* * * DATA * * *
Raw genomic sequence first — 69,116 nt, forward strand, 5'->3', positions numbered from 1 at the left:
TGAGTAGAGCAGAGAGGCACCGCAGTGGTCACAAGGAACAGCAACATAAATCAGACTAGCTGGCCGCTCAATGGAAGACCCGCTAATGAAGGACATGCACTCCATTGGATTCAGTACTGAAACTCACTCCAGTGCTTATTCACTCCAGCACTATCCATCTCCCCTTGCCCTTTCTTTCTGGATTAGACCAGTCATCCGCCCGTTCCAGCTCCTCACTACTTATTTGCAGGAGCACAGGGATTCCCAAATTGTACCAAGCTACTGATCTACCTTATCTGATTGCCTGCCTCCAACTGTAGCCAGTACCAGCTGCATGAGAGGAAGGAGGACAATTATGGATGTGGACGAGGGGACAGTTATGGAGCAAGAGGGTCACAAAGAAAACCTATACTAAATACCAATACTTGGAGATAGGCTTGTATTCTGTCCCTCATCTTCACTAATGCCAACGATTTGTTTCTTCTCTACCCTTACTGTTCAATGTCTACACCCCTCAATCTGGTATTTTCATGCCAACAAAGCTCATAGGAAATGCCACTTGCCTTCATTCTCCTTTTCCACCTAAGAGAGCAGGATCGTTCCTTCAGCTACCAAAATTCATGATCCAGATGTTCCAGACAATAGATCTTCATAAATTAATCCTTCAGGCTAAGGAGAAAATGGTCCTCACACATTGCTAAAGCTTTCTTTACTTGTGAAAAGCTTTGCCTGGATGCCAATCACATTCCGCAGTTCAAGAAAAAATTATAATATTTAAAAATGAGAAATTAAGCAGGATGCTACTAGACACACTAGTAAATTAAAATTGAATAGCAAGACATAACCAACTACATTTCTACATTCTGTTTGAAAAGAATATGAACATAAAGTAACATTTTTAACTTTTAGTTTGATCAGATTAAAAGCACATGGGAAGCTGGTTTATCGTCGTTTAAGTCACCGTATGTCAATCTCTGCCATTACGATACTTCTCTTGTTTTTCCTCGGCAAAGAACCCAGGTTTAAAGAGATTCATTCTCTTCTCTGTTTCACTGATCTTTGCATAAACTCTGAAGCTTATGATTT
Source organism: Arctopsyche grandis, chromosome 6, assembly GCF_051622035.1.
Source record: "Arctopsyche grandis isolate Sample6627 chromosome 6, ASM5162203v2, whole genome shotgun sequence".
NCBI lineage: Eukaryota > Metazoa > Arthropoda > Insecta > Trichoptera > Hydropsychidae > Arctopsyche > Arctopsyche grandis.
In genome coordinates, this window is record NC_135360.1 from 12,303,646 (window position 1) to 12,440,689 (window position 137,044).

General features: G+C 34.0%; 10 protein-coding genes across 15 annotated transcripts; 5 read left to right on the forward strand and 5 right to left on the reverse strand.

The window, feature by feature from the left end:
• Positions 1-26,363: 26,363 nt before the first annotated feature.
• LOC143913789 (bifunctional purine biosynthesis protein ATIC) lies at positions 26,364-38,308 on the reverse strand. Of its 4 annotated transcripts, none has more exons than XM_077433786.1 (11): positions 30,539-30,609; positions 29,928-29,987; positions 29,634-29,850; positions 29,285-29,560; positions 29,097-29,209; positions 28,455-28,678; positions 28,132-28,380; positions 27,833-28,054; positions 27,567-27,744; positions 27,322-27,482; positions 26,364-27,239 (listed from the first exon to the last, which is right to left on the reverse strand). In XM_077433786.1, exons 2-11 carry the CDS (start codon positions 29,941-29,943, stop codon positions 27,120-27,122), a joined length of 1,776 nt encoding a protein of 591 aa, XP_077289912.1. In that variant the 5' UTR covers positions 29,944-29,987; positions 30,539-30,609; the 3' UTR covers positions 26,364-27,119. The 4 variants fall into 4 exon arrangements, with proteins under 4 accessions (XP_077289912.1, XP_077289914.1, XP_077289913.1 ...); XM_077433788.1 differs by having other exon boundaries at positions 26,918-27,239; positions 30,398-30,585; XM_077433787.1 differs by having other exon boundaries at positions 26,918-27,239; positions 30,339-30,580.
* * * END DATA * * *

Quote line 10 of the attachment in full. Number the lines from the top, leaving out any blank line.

• LOC143913789 (bifunctional purine biosynthesis protein ATIC) lies at positions 26,364-38,308 on the reverse strand. Of its 4 annotated transcripts, none has more exons than XM_077433786.1 (11): positions 30,539-30,609; positions 29,928-29,987; positions 29,634-29,850; positions 29,285-29,560; positions 29,097-29,209; positions 28,455-28,678; positions 28,132-28,380; positions 27,833-28,054; positions 27,567-27,744; positions 27,322-27,482; positions 26,364-27,239 (listed from the first exon to the last, which is right to left on the reverse strand). In XM_077433786.1, exons 2-11 carry the CDS (start codon positions 29,941-29,943, stop codon positions 27,120-27,122), a joined length of 1,776 nt encoding a protein of 591 aa, XP_077289912.1. In that variant the 5' UTR covers positions 29,944-29,987; positions 30,539-30,609; the 3' UTR covers positions 26,364-27,119. The 4 variants fall into 4 exon arrangements, with proteins under 4 accessions (XP_077289912.1, XP_077289914.1, XP_077289913.1 ...); XM_077433788.1 differs by having other exon boundaries at positions 26,918-27,239; positions 30,398-30,585; XM_077433787.1 differs by having other exon boundaries at positions 26,918-27,239; positions 30,339-30,580.